Incest, Polygamy: Where do We Draw the Line and On What Basis?

by Arina Grossu

July 28, 2015

After the recent legalization of same-sex unions, the internet was in a flurry with the logical consequences of the decision.  If the basis of the decision was about adult consent and autonomy, what about polygamy?

Chief Justice John G. Roberts said it best in his dissent in Obergefell:

Although the majority randomly inserts the adjective ‘two’ in various places, it offers no reason at all why the two-person element of the core definition of marriage may be preserved while the man-woman element may not,” Roberts wrote. “Indeed, from the standpoint of history and tradition, a leap from opposite-sex marriage to same-sex marriage is much greater than one from a two-person union to plural unions, which have deep roots in some cultures around the world.”

 

If marriage is not between one man and one woman, why should it be between two people?  Jonathan Turley, the lawyer who won the polygamy marriage case in Utah for Kody Brown and his four “Sister Wives” said “…much of the language of the majority clearly resonates with our arguments against the criminalization of private consensual relations.  It also speaks to the stigma that is borne by families in being excluded in society.  That is an even greater danger when your entire family is declared a criminal enterprise merely because the parents chose to cohabitate as a plural family.”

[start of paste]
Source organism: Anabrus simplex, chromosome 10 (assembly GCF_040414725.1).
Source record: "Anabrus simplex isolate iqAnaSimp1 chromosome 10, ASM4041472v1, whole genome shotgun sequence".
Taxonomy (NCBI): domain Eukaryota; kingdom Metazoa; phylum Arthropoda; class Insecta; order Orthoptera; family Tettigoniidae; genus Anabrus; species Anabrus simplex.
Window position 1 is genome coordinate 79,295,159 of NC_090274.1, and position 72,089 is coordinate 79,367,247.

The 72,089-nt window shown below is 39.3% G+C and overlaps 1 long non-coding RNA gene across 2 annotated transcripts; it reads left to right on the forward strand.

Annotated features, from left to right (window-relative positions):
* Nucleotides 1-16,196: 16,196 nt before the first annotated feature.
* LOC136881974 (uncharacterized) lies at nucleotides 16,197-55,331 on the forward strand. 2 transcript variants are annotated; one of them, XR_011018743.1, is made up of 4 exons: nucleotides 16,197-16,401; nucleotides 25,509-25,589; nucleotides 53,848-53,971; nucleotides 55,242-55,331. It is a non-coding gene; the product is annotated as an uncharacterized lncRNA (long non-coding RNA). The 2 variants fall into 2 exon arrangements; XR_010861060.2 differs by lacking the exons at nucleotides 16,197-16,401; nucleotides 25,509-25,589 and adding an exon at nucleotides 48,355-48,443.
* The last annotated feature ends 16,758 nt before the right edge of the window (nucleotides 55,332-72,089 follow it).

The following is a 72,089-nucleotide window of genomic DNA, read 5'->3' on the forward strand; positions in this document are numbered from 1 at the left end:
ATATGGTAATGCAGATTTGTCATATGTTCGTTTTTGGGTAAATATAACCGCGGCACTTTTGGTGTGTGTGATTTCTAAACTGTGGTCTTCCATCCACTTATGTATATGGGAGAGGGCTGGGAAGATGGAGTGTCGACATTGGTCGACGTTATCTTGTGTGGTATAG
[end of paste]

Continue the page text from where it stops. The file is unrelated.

While polygamy is as “taboo” today as same-sex marriage was in decades past, the legal reasoning for opposing polygamy now has no foundation, says Fredrik deBoer, writing for Politico. With the Supreme Court decision, same-sex union advocates have succeeded in undoing natural marriage, he says. Now there is no reason for “progressive people” to oppose extending marriage rights to any and all sexual romantic relationships that adults choose.

Let’s fast-forward to another taboo topic (and with good reason): incest.  Some argue that incest should be allowed because of the same arguments for autonomy, self-fulfillment and consent that we find in the arguments for same-sex unions and even for polygamy.  Debra Lieberman, assistant professor at the University of California, Santa Barbara said, “We need to start asking if it’s OK to limit someone’s freedom just because we have a ‘yuck’ response to it.”